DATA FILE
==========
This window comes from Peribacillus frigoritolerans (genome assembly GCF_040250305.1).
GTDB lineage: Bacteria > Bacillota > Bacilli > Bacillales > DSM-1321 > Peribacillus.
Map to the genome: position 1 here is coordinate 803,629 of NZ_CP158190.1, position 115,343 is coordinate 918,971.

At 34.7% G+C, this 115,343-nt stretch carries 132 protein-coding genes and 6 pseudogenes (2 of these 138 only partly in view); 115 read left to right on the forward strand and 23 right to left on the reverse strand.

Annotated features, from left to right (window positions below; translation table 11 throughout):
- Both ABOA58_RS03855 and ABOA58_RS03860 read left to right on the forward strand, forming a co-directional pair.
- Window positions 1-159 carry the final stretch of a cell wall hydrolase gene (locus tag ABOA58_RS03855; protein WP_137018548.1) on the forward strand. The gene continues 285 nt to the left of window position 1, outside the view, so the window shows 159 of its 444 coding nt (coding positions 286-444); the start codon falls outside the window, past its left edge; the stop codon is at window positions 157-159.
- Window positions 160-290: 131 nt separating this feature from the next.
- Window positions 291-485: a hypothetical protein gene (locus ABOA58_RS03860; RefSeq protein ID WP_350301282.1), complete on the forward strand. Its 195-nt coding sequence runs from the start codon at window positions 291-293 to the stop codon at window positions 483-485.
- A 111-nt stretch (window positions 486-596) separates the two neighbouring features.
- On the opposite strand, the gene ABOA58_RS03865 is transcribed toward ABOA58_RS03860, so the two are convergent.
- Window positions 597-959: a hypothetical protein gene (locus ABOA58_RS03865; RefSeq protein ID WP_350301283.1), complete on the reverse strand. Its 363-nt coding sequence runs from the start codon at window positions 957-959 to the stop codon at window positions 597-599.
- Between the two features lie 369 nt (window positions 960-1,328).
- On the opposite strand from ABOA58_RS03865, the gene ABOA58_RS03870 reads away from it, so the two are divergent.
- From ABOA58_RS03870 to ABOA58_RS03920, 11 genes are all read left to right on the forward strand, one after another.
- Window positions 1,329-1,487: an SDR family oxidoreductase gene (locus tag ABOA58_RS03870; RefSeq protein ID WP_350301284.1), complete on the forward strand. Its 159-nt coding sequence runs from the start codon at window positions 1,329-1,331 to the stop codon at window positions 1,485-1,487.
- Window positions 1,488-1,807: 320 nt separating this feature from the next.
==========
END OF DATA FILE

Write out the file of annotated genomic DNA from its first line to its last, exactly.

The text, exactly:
This window comes from Peribacillus frigoritolerans (genome assembly GCF_040250305.1).
GTDB lineage: Bacteria > Bacillota > Bacilli > Bacillales > DSM-1321 > Peribacillus.
Map to the genome: position 1 here is coordinate 803,629 of NZ_CP158190.1, position 115,343 is coordinate 918,971.

At 34.7% G+C, this 115,343-nt stretch carries 132 protein-coding genes and 6 pseudogenes (2 of these 138 only partly in view); 115 read left to right on the forward strand and 23 right to left on the reverse strand.

Annotated features, from left to right (window positions below; translation table 11 throughout):
- Both ABOA58_RS03855 and ABOA58_RS03860 read left to right on the forward strand, forming a co-directional pair.
- Window positions 1-159 carry the final stretch of a cell wall hydrolase gene (locus tag ABOA58_RS03855; protein WP_137018548.1) on the forward strand. The gene continues 285 nt to the left of window position 1, outside the view, so the window shows 159 of its 444 coding nt (coding positions 286-444); the start codon falls outside the window, past its left edge; the stop codon is at window positions 157-159.
- Window positions 160-290: 131 nt separating this feature from the next.
- Window positions 291-485: a hypothetical protein gene (locus ABOA58_RS03860; RefSeq protein ID WP_350301282.1), complete on the forward strand. Its 195-nt coding sequence runs from the start codon at window positions 291-293 to the stop codon at window positions 483-485.
- A 111-nt stretch (window positions 486-596) separates the two neighbouring features.
- On the opposite strand, the gene ABOA58_RS03865 is transcribed toward ABOA58_RS03860, so the two are convergent.
- Window positions 597-959: a hypothetical protein gene (locus ABOA58_RS03865; RefSeq protein ID WP_350301283.1), complete on the reverse strand. Its 363-nt coding sequence runs from the start codon at window positions 957-959 to the stop codon at window positions 597-599.
- Between the two features lie 369 nt (window positions 960-1,328).
- On the opposite strand from ABOA58_RS03865, the gene ABOA58_RS03870 reads away from it, so the two are divergent.
- From ABOA58_RS03870 to ABOA58_RS03920, 11 genes are all read left to right on the forward strand, one after another.
- Window positions 1,329-1,487: an SDR family oxidoreductase gene (locus tag ABOA58_RS03870; RefSeq protein ID WP_350301284.1), complete on the forward strand. Its 159-nt coding sequence runs from the start codon at window positions 1,329-1,331 to the stop codon at window positions 1,485-1,487.
- Window positions 1,488-1,807: 320 nt separating this feature from the next.